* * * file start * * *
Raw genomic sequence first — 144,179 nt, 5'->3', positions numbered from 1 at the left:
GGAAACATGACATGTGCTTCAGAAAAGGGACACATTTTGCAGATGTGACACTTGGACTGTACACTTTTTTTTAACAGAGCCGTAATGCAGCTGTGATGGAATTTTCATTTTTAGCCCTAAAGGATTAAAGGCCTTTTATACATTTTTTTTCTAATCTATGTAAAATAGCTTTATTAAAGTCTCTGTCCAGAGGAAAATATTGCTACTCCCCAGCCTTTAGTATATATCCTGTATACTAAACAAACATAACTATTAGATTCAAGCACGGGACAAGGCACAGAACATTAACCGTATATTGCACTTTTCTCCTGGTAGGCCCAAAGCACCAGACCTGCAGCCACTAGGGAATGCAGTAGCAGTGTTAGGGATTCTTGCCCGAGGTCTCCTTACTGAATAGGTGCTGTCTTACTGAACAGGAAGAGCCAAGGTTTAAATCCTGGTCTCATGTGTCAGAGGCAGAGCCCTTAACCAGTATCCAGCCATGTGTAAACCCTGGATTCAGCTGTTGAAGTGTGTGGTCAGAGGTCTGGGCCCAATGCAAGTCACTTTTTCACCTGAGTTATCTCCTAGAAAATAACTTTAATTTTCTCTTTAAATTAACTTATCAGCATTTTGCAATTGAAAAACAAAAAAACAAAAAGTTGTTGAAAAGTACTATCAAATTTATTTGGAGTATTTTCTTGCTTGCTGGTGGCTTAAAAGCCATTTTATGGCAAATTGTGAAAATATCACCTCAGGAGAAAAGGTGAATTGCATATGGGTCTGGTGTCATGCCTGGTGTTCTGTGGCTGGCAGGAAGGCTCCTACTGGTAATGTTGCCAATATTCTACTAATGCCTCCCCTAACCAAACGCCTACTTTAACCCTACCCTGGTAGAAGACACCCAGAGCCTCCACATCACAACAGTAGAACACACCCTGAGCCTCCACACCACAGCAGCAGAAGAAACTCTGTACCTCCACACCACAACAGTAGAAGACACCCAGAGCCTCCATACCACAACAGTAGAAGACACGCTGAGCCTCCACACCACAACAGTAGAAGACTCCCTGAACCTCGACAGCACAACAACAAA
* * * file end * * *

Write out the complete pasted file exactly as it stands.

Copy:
Raw genomic sequence first — 144,179 nt, 5'->3', positions numbered from 1 at the left:
GGAAACATGACATGTGCTTCAGAAAAGGGACACATTTTGCAGATGTGACACTTGGACTGTACACTTTTTTTTAACAGAGCCGTAATGCAGCTGTGATGGAATTTTCATTTTTAGCCCTAAAGGATTAAAGGCCTTTTATACATTTTTTTTCTAATCTATGTAAAATAGCTTTATTAAAGTCTCTGTCCAGAGGAAAATATTGCTACTCCCCAGCCTTTAGTATATATCCTGTATACTAAACAAACATAACTATTAGATTCAAGCACGGGACAAGGCACAGAACATTAACCGTATATTGCACTTTTCTCCTGGTAGGCCCAAAGCACCAGACCTGCAGCCACTAGGGAATGCAGTAGCAGTGTTAGGGATTCTTGCCCGAGGTCTCCTTACTGAATAGGTGCTGTCTTACTGAACAGGAAGAGCCAAGGTTTAAATCCTGGTCTCATGTGTCAGAGGCAGAGCCCTTAACCAGTATCCAGCCATGTGTAAACCCTGGATTCAGCTGTTGAAGTGTGTGGTCAGAGGTCTGGGCCCAATGCAAGTCACTTTTTCACCTGAGTTATCTCCTAGAAAATAACTTTAATTTTCTCTTTAAATTAACTTATCAGCATTTTGCAATTGAAAAACAAAAAAACAAAAAGTTGTTGAAAAGTACTATCAAATTTATTTGGAGTATTTTCTTGCTTGCTGGTGGCTTAAAAGCCATTTTATGGCAAATTGTGAAAATATCACCTCAGGAGAAAAGGTGAATTGCATATGGGTCTGGTGTCATGCCTGGTGTTCTGTGGCTGGCAGGAAGGCTCCTACTGGTAATGTTGCCAATATTCTACTAATGCCTCCCCTAACCAAACGCCTACTTTAACCCTACCCTGGTAGAAGACACCCAGAGCCTCCACATCACAACAGTAGAACACACCCTGAGCCTCCACACCACAGCAGCAGAAGAAACTCTGTACCTCCACACCACAACAGTAGAAGACACCCAGAGCCTCCATACCACAACAGTAGAAGACACGCTGAGCCTCCACACCACAACAGTAGAAGACTCCCTGAACCTCGACAGCACAACAACAAA